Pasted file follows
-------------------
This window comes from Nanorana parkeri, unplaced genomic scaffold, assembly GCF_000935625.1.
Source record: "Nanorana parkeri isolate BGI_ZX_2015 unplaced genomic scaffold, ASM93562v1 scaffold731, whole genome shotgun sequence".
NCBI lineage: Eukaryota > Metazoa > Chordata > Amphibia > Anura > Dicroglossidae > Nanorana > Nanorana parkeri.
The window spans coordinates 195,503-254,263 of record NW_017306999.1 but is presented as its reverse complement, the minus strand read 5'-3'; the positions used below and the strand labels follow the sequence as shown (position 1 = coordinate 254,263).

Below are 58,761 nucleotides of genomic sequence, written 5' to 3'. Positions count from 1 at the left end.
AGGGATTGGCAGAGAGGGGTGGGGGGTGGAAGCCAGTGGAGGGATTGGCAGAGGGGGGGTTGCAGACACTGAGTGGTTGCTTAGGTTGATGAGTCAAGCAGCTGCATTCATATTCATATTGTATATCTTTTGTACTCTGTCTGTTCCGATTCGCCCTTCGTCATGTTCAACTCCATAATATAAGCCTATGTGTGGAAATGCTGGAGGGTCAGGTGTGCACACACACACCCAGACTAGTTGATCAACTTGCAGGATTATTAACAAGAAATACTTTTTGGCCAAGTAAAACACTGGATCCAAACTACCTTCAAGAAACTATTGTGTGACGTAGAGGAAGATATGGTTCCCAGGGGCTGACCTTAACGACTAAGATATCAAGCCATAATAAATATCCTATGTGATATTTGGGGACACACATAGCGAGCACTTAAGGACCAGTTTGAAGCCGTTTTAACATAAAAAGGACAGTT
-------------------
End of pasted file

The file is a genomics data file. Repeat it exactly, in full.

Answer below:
This window comes from Nanorana parkeri, unplaced genomic scaffold, assembly GCF_000935625.1.
Source record: "Nanorana parkeri isolate BGI_ZX_2015 unplaced genomic scaffold, ASM93562v1 scaffold731, whole genome shotgun sequence".
NCBI lineage: Eukaryota > Metazoa > Chordata > Amphibia > Anura > Dicroglossidae > Nanorana > Nanorana parkeri.
The window spans coordinates 195,503-254,263 of record NW_017306999.1 but is presented as its reverse complement, the minus strand read 5'-3'; the positions used below and the strand labels follow the sequence as shown (position 1 = coordinate 254,263).

Below are 58,761 nucleotides of genomic sequence, written 5' to 3'. Positions count from 1 at the left end.
AGGGATTGGCAGAGAGGGGTGGGGGGTGGAAGCCAGTGGAGGGATTGGCAGAGGGGGGGTTGCAGACACTGAGTGGTTGCTTAGGTTGATGAGTCAAGCAGCTGCATTCATATTCATATTGTATATCTTTTGTACTCTGTCTGTTCCGATTCGCCCTTCGTCATGTTCAACTCCATAATATAAGCCTATGTGTGGAAATGCTGGAGGGTCAGGTGTGCACACACACACCCAGACTAGTTGATCAACTTGCAGGATTATTAACAAGAAATACTTTTTGGCCAAGTAAAACACTGGATCCAAACTACCTTCAAGAAACTATTGTGTGACGTAGAGGAAGATATGGTTCCCAGGGGCTGACCTTAACGACTAAGATATCAAGCCATAATAAATATCCTATGTGATATTTGGGGACACACATAGCGAGCACTTAAGGACCAGTTTGAAGCCGTTTTAACATAAAAAGGACAGTT